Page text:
I was building an analytics dashboard today that collected data from various services including Google Anaytics and YouTube. Apps Script makes this very easy as highlighted in my previous post. An issue I encountered when I tried to access our YouTube channel reports is even though my account is attached to as a manager I was getting a ‘Forbidden’ error. Turning to the Channel Reports documentation I discovered:
CHANNEL_IDto the unique channel ID of the channel for which you are retrieving data. The user authorizing the request must be the owner of the channel.
As our YouTube channel is associated with our Google+ page you can’t log in to Google Drive with that account. I did notice however that when I added YouTube Analytics as an Advanced Apps Script service the authentication prompt gave an option of authenticating using our Google+ page.
The issue then is if you authenticate against the Google+ page you can’t get access to other services like Google Analytics. I thought of a couple of ways I might tackle this such as writing a separate Apps Script project that just got the YouTube Analytics data and wrote it to the spreadsheet I was working on. I’m not entirely sure how the permissions would work out on that. Instead my solution was to expose the YouTubeAnalytics.Reports.query in a separate Apps Script published as a web app. Setting this to run ‘anyone, even anonymously’ I could then use UrlFetchApp to get the data in my main script.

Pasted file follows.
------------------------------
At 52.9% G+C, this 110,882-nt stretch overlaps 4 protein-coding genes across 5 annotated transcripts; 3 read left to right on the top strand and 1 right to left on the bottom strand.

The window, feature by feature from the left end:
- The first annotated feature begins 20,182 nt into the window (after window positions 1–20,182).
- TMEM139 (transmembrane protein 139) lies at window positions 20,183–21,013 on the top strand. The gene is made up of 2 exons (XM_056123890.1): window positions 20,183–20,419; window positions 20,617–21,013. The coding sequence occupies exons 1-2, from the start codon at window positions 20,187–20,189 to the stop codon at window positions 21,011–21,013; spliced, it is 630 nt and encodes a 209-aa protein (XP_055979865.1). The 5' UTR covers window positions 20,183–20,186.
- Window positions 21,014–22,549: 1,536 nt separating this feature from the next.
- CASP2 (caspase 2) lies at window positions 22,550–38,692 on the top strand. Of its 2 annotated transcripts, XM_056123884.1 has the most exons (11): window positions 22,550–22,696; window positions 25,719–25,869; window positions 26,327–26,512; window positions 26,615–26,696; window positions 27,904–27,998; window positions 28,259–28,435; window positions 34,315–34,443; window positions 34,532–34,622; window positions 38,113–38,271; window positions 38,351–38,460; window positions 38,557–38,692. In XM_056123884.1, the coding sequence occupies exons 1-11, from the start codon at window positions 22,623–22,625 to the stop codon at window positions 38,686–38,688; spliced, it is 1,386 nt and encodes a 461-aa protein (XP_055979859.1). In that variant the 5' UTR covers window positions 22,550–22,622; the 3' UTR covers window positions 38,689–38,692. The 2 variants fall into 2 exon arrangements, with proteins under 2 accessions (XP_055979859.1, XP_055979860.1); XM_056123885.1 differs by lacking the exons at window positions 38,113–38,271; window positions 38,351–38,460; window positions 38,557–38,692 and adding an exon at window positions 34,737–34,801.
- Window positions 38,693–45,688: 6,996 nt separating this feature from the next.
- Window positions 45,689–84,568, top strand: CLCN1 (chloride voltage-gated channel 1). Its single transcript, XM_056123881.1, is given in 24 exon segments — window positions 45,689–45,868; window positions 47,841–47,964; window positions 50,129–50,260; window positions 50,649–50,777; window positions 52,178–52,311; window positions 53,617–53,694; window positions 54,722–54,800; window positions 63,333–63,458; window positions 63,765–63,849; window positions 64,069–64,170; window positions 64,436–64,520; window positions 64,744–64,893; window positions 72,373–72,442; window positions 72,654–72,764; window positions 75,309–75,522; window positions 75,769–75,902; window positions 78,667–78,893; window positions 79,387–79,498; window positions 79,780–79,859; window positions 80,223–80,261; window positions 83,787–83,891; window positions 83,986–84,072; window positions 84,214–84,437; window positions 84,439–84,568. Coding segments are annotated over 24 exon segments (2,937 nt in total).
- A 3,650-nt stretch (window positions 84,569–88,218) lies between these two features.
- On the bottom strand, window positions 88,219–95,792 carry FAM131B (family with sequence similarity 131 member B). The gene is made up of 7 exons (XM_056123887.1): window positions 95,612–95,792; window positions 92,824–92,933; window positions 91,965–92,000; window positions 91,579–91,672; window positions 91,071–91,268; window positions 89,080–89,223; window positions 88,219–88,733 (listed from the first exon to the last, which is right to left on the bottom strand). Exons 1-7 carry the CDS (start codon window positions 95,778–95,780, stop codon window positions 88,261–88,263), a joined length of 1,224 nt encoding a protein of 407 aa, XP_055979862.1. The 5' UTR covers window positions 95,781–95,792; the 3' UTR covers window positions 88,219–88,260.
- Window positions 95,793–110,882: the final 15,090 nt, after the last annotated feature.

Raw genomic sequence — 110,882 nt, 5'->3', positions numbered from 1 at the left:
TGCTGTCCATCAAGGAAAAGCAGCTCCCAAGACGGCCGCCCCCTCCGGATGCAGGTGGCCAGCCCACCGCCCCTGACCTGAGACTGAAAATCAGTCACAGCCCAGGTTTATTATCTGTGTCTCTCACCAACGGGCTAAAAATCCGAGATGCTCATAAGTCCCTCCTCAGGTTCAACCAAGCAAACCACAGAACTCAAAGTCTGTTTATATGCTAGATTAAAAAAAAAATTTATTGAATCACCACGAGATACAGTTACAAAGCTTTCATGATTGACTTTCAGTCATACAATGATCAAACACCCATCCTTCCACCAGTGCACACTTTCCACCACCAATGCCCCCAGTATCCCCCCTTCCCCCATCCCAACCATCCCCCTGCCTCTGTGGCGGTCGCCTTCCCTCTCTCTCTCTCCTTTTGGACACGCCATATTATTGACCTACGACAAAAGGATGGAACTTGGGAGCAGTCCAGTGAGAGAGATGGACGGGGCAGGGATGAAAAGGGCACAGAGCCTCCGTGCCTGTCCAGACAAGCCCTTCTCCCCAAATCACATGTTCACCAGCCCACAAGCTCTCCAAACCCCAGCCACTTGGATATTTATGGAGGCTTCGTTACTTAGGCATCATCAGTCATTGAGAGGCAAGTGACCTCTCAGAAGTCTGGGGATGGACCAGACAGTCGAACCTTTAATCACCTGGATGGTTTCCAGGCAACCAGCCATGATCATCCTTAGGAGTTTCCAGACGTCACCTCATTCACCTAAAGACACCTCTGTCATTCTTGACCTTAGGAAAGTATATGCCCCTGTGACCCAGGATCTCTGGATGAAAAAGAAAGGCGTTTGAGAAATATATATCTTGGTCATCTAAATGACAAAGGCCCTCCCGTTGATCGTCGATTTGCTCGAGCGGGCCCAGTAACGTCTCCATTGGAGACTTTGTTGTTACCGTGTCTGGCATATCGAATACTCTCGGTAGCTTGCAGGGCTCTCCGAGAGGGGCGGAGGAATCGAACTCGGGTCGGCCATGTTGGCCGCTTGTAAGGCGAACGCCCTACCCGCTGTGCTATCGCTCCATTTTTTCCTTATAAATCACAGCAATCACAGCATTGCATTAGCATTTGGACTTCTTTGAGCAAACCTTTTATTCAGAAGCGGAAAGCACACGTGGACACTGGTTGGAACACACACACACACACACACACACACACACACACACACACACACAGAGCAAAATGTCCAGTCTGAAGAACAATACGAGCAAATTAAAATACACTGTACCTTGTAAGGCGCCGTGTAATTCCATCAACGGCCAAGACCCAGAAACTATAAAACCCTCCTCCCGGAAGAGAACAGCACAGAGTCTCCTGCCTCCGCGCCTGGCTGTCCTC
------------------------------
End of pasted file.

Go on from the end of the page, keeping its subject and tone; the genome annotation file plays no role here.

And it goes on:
Here’s how I set it up. Below (or in this gist) the ‘main’ script is handling all the data read/write to sheet and a separate ‘proxy’ Apps Script project running the YouTube Analytics data collection.
Note: This technique exposes our YouTube Channel report to the world (barring security by obscurity). The method we are exposing is read only so we don’t have to worry about an injection.
Feels a bit hacky but can you see a better way of doing this?
Update 22/07/2014: Matias Molinas had the great suggestion of writing the results to a sheet which would avoid exposing your data. Jarom McDonald has also suggested using Google App Engine would give security and scalability à la superProxy